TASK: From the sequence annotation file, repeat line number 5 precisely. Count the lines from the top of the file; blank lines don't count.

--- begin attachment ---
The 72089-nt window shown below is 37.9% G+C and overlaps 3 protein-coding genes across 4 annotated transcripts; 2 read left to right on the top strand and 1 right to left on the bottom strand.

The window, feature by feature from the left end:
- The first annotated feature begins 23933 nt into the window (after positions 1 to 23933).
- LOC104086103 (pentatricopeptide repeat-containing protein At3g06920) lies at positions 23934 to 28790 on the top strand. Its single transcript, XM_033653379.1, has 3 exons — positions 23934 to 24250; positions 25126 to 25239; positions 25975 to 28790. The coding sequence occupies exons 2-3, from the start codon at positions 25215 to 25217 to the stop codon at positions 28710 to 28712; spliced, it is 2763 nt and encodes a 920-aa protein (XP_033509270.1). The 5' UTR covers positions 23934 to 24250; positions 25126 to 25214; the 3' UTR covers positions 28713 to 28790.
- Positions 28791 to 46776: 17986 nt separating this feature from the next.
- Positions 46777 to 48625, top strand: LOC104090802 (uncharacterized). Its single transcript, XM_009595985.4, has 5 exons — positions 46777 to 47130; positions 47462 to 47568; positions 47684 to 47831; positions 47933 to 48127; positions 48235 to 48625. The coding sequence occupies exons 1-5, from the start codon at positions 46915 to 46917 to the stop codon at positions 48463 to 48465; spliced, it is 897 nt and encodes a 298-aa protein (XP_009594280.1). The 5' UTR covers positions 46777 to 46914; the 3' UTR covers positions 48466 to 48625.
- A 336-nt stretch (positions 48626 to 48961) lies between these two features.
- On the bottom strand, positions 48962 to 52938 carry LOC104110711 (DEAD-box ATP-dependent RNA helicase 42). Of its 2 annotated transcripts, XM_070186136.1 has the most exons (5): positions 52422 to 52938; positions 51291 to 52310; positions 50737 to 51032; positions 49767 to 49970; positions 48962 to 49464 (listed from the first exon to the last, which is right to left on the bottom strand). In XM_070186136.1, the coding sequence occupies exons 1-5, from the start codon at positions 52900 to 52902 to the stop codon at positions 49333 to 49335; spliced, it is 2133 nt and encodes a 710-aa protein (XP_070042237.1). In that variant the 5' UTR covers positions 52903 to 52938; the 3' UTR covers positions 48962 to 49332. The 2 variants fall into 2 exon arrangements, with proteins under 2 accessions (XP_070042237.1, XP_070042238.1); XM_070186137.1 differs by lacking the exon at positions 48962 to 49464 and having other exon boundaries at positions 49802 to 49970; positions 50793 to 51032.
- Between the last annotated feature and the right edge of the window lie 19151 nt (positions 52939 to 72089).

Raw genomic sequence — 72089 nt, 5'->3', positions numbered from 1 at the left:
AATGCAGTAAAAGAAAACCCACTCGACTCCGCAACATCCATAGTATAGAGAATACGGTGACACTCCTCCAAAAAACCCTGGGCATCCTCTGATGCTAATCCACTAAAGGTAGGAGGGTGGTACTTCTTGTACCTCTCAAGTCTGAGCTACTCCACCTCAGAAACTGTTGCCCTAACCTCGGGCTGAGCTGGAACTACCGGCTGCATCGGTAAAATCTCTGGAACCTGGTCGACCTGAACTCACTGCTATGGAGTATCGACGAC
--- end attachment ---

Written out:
- Positions 28791 to 46776: 17986 nt separating this feature from the next.